Bad loans widen yield spread between China policy banks, government debt
Yields on debt sold by China policy banks jump amid economic slowdown and liquidity squeeze
Borrowing costs at the mainland's policy banks are the highest in more than a year relative to those at the government as a slowdown in the economy fans concern that bad loans will climb.
The average yield on one-year debt sold by the three lenders - China Development Bank, Export-Import Bank of China and Agricultural Development Bank of China - was 74 basis points higher than comparable sovereign notes on July 25, the biggest gap since March 2012. That compares with this month's low of 41 basis points on July 10 and precedes 52 billion yuan (HK$65.8 billion) of debt sales by China Development Bank and Exim Bank yesterday and today.
Premier Li Keqiang is seeking to contain financial risks as reforms aimed at tackling income inequality and pollution put the economy on track for the slowest annual expansion in 23 years. Bad loans at mainland lenders increased for a sixth quarter in the three months to March, the longest deterioration streak in at least nine years, and policymakers announced on July 28 a national audit of local governments amid concern that some might struggle to repay borrowings.
"Loan default is something we are worried about," said Chong Wee Khoon, a Societe Generale strategist in Hong Kong. "The rise in bank bond yields is driven by a liquidity squeeze as well. Money is at a premium and investors demand higher yields."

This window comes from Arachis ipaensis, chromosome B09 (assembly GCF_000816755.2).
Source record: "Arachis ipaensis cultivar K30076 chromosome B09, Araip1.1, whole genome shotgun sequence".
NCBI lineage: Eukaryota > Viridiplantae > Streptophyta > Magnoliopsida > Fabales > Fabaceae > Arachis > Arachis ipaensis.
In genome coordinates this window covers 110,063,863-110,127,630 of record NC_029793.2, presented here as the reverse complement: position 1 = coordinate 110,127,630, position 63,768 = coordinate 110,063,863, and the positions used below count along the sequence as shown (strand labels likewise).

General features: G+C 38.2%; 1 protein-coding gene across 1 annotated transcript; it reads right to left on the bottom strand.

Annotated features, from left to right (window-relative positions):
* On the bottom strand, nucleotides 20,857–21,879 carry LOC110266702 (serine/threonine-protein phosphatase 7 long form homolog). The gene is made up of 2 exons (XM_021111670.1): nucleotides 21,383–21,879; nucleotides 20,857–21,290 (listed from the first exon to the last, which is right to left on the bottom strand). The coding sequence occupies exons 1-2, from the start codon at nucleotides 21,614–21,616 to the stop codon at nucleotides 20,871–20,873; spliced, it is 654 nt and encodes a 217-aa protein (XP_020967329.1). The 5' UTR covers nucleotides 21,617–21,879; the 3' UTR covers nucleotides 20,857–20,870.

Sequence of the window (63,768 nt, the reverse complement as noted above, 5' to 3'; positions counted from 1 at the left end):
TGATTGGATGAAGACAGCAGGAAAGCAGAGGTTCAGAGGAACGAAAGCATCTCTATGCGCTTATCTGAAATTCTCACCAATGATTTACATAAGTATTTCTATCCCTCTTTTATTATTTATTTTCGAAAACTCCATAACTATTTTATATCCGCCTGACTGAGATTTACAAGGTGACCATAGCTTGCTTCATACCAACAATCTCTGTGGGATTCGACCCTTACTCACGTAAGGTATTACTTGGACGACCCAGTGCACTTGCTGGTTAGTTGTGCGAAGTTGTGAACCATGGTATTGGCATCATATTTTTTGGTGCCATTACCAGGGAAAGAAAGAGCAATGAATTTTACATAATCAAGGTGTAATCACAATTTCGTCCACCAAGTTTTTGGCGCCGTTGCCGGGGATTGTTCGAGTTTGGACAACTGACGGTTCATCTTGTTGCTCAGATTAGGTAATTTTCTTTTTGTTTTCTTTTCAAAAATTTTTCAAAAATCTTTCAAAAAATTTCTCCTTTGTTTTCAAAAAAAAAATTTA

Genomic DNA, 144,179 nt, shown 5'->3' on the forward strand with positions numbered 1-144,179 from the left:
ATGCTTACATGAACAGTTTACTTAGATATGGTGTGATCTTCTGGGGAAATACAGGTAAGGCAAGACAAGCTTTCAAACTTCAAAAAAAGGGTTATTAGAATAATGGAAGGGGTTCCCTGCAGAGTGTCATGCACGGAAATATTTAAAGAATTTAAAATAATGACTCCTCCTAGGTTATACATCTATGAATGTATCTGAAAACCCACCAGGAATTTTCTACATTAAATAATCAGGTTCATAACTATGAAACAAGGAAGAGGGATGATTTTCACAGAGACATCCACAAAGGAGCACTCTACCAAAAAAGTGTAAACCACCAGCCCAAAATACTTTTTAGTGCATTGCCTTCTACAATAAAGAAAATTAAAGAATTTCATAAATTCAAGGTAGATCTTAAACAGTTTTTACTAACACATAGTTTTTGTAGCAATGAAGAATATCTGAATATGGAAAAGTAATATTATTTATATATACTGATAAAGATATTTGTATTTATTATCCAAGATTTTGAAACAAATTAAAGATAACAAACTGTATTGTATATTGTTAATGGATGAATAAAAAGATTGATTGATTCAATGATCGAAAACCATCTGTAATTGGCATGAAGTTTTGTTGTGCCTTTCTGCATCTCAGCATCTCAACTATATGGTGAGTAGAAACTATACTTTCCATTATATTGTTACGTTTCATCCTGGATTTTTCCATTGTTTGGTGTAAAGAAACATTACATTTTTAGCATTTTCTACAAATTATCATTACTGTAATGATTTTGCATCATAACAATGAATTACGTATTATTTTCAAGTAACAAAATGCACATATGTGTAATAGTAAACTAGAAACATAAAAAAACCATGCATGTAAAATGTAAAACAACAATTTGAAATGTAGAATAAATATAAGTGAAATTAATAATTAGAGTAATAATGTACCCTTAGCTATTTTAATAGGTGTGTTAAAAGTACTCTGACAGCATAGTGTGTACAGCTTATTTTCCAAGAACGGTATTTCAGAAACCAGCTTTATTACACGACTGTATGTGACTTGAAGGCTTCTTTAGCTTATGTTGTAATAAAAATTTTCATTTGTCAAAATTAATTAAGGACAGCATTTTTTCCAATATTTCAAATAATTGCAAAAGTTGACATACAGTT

China Development Bank was to sell one-, three-, five-, seven- and 10-year bonds yesterday, according to a statement posted on the government's bond clearing house website. The sale comprises 6 billion yuan of each tenor. Exim Bank planned to sell 15 billion yuan of seven-year debt and 7 billion yuan of two-year bonds today, it said.
Policy banks accounted for 34 per cent of the 25 trillion yuan of outstanding debt on the mainland at the end of June. At least five companies, including China Development Bank, cancelled or delayed scheduled bond sales of about 32.1 billion yuan last month when money-market rates climbed to a record amid a crackdown on speculative short-term financing.
"The supply is coming back," said Zhang Zhiming, head of China research at HSBC in Hong Kong. "In June, there was little issuance and sales this month are overwhelming. And concerns over loan default are always there."
Zhang forecast yields would rise further unless the central bank injected funds into the financial system.